Personally identifiable information, or PII, is the end goal for every cybercriminal because it can grant them access to personal or company information. Cybercriminals will try to lure their victims into an error-prone mindset to make accessing PII easier. An error-prone mindset is one where our rational and skeptical thinking take a back seat to strong emotions that get triggered in us. And when we’re considering strong emotions, greed is near the top of the list, which makes cryptocurrency schemes particularly appealing to bad actors.
For context, a cryptocurrency is a digital currency that only exists electronically. Bitcoin is the most popular cryptocurrency, but there are several others, like Ethereum and Dogecoin, with new currencies emerging. Typically, crypto investors use their phone or computer or a cryptocurrency ATM to purchase cryptocurrency. The attraction to crypto is that it’s fast and anonymous, and users can get around bank fees – not to mention many get into crypto hoping their investment will increase. Your cryptocurrency is stored in your digital wallet online, on your computer, or on an external hard drive. The US government does not back crypto.
The cryptocurrency boom of recent years is the perfect means for those seeking high-risk, high-return trading. And the intense rollercoaster that makes crypto so much fun to trade also creates fertile ground for bad actors to launch their schemes on emotionally vulnerable investors. Scammers are skilled at knowing just how to play on investor emotions to capture their PII and exploit it. In turn, this leaves investors with breached systems and empty wallets.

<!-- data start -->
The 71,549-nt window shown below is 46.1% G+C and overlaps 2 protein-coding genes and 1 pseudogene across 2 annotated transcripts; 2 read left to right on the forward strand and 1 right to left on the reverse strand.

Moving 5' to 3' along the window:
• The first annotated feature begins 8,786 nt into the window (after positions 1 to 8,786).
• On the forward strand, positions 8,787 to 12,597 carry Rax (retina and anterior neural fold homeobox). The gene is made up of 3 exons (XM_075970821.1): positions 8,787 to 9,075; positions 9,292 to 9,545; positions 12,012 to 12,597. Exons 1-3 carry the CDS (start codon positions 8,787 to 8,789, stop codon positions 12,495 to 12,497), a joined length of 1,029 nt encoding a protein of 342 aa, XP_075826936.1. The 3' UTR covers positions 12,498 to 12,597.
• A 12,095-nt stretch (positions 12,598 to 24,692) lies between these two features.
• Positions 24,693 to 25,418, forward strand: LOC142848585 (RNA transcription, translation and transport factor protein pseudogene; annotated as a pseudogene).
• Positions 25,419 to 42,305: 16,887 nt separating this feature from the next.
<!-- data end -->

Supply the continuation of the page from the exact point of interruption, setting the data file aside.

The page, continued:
Here’s a common crypto scam. A scammer will impersonate a representative from a well-known crypto exchange or crypto wallet. They’ll send you a text or a spoofed email with misleading contact details. What makes this scam so nasty is that it plays on the high-stakes environment of a bull run. The seemingly-legitimate email or text message takes advantage of the investor’s emotions to make a quick decision of making money or losing it. Cybercriminals try to provoke these strong emotional reactions, creating the error-prone mindset. The error-prone mindset tricks victims into clicking a phishy link or entering login credentials in a fake webpage when they wouldn’t if they weren’t being emotionally triggered.
Here are some tips to keep you from falling prey to a cryptocurrency scam:
If you have fallen victim to a crypto scam, report it to the Federal Trade Commission.
Likewise, if you or anyone you know participates in cryptocurrency investment opportunities, always strive to stay out of the error-prone mindset. Think before you act. Having your investment emptied by a thief is a harsh lesson to learn. But you don’t need to learn the hard way. For more help keeping your PII and other data safe, consider getting assistance from Athreon, a professional cyber security training company. To protect yourself, Athreon is one of the best cyber security training companies you can hire. Contact Athreon for a complimentary cyber security consultation.